The National Security Agency knew of the existence of the catastrophic bug for at least two years and kept it a secret from the public and the cybersecurity community in order to exploit it, according to a bombshell report from Bloomberg News. However, the agency is denying the story.
It's unclear what the agency might have been able to do with its knowledge of the exploit, but if the report is true, then it means the NSA knew about one of the most dangerous bugs in Internet history and did nothing to warn us about it.
"NSA was not aware of the recently identified vulnerability in OpenSSL, the so-called Heartbleed vulnerability, until it was made public in a private sector cybersecurity report," the Office of the Director of National Intelligence said in a statement to HuffPost. "Reports that say otherwise are wrong." A White House spokesperson also stated that no federal agency was aware of the bug.
First discovered by Google and Codenomicon, a security firm, the Heartbleed bug is a flaw in the encryption used to protect vast number of websites from hackers. The fear is that the bug may expose credit card numbers, passwords and more.
Yahoo, Amazon and many, many other major websites used the free code, called OpenSSL, since encryption software is notoriously difficult to write.
Immediately after news of Heartbleed broke, some suspected that the NSA was exploiting the security lapse to access people's private data. Others saw it coming even before that: The documents leaked by former NSA contractor Edward Snowden indicated that the NSA partnered its British spying equivalent, the GCHQ, to try to crack SSL and other encryption standards that protect the Internet.
The two sources who spoke to Bloomberg seemed to confirm those fears on Friday.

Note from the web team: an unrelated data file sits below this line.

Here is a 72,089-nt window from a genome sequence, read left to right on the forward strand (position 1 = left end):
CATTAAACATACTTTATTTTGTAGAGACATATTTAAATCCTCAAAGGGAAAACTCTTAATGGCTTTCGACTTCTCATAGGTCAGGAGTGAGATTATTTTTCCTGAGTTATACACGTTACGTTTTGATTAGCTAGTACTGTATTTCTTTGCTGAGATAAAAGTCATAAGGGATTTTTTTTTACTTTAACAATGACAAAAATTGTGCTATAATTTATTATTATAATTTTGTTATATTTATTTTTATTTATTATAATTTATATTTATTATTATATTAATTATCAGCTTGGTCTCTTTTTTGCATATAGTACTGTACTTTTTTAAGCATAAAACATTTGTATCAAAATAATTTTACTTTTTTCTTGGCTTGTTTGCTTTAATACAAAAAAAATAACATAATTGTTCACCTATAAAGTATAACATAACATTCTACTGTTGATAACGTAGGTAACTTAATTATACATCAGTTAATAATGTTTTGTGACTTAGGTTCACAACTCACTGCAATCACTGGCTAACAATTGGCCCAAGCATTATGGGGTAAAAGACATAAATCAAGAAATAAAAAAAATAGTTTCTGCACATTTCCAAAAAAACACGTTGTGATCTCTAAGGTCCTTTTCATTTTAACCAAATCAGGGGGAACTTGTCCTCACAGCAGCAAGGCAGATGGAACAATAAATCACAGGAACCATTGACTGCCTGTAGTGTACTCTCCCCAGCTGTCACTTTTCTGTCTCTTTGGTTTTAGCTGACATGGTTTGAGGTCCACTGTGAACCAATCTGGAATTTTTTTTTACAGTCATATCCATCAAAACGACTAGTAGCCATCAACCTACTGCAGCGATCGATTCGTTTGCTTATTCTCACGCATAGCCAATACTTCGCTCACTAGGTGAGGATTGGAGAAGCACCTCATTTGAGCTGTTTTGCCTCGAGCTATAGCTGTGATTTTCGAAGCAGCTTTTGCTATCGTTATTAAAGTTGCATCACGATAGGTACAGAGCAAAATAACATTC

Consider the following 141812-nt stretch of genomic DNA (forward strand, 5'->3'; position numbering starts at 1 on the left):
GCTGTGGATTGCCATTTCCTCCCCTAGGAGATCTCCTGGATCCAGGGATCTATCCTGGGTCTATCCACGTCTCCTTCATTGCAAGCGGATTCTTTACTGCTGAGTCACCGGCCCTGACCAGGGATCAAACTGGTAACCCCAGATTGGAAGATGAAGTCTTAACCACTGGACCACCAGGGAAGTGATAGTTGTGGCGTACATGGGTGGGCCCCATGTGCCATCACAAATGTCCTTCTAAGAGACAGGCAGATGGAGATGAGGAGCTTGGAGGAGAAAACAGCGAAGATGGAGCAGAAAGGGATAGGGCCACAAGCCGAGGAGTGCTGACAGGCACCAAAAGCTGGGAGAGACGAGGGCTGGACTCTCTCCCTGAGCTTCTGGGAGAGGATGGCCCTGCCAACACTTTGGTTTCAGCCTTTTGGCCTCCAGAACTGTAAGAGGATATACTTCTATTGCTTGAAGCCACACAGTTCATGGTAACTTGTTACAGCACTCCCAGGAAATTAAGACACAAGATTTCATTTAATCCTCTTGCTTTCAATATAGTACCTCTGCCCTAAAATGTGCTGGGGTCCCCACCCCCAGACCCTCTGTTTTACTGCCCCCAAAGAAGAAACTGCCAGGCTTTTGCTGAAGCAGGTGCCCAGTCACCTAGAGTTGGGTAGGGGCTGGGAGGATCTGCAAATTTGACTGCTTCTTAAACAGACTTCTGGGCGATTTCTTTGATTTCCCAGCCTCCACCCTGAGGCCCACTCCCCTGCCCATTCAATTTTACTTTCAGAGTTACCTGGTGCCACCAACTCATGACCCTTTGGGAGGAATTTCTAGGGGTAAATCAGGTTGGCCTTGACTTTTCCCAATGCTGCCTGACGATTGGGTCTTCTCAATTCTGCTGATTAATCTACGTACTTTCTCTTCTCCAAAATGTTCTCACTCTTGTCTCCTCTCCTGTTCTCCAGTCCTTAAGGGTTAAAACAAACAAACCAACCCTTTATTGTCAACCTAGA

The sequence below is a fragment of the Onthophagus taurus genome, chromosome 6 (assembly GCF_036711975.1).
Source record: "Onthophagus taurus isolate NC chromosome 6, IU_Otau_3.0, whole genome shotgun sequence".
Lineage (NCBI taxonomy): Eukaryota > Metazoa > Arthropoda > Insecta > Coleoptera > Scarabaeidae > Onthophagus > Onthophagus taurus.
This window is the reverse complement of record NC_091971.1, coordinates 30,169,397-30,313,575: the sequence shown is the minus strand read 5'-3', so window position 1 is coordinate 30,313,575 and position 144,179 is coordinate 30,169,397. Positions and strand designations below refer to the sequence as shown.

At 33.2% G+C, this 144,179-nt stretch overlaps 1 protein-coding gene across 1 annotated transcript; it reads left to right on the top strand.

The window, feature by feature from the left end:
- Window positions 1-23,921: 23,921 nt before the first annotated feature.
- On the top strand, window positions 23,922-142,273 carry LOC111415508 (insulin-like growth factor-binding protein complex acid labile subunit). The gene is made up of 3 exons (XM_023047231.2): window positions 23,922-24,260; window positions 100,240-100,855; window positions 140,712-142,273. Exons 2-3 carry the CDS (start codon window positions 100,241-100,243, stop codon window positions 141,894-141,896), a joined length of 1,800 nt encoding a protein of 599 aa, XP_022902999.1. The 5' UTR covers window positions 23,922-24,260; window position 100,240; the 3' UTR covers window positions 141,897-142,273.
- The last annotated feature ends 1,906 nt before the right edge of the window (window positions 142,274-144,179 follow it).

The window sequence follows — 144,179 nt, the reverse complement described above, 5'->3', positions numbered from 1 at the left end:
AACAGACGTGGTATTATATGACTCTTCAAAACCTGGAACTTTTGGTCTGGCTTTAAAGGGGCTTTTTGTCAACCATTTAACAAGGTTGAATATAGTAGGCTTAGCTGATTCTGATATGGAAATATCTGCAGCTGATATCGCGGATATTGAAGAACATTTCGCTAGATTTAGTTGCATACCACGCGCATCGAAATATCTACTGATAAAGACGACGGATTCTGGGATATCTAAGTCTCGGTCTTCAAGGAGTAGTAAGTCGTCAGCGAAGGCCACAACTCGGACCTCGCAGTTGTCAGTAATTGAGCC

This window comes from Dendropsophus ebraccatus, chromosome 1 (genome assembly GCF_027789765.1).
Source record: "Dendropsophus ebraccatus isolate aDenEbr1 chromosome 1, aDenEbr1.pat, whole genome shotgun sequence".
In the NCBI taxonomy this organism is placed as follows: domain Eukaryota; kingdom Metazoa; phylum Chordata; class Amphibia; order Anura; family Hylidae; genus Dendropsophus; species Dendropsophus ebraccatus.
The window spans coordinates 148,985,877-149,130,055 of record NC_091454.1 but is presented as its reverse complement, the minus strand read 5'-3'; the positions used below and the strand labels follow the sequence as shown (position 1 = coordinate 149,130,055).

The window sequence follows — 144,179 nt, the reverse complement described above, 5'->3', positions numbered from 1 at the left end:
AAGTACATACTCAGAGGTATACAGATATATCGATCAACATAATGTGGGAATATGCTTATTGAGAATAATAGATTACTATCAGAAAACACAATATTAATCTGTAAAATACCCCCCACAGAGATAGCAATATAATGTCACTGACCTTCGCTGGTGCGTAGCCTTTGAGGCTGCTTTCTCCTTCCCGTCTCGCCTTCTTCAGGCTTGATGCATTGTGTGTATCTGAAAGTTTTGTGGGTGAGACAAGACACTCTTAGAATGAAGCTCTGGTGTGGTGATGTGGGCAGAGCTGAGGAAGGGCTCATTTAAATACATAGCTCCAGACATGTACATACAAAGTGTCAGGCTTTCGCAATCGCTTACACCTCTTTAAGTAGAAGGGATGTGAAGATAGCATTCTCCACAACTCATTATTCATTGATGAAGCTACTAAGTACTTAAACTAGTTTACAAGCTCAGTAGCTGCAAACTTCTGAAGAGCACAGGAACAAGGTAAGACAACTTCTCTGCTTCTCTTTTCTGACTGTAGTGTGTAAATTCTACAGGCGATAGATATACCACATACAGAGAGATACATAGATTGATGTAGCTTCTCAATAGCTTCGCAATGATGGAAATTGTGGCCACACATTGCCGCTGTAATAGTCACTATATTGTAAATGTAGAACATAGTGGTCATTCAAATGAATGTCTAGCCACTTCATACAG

Before Bloomberg's story, Wired reported that the bug might not be all that handy for the NSA. Heartbleed lets an attacker scoop up data from a website, but according to Wired's Kim Zetter, "the data that’s returned is random — whatever is in the memory at the time — and requires an attacker to query multiple times to collect a lot of data."
The piece of the data that had security experts most worried -- the private SSL keys -- may be safe from the NSA's clutches. Theoretically, with a website's private key, a bad actor could steal information from a website months or years after the Heartbleed bug has been patched in its system. But after several tests, the online security company CloudFlare said it was unable to use Heartbleed to extract those keys. However, another researcher at Errata Security was much less sure about private keys being safe.
But the bits of data the agency might have been able to vacuum up with Heartbleed could be used in its many other data-gathering initiatives. "Putting the Heartbleed bug in its arsenal, the NSA was able to obtain passwords and other basic data that are the building blocks of the sophisticated hacking operations at the core of its mission," Bloomberg's Michael Riley wrote.
This story was updated with comment from the NSA, and language has been changed throughout the story to reflect its denial.